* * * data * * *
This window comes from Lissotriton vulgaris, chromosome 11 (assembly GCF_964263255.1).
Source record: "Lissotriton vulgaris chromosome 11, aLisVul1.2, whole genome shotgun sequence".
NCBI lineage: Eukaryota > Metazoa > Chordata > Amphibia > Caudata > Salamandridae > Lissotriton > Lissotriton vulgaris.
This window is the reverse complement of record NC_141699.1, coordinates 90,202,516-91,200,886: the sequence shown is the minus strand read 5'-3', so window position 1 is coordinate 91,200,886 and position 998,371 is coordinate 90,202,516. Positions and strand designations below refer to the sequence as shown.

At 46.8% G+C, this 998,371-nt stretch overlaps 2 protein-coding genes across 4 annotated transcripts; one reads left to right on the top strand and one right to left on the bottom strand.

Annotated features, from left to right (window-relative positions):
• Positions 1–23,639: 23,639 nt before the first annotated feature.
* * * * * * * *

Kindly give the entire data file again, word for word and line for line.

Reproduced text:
This window comes from Lissotriton vulgaris, chromosome 11 (assembly GCF_964263255.1).
Source record: "Lissotriton vulgaris chromosome 11, aLisVul1.2, whole genome shotgun sequence".
NCBI lineage: Eukaryota > Metazoa > Chordata > Amphibia > Caudata > Salamandridae > Lissotriton > Lissotriton vulgaris.
This window is the reverse complement of record NC_141699.1, coordinates 90,202,516-91,200,886: the sequence shown is the minus strand read 5'-3', so window position 1 is coordinate 91,200,886 and position 998,371 is coordinate 90,202,516. Positions and strand designations below refer to the sequence as shown.

At 46.8% G+C, this 998,371-nt stretch overlaps 2 protein-coding genes across 4 annotated transcripts; one reads left to right on the top strand and one right to left on the bottom strand.

Annotated features, from left to right (window-relative positions):
• Positions 1–23,639: 23,639 nt before the first annotated feature.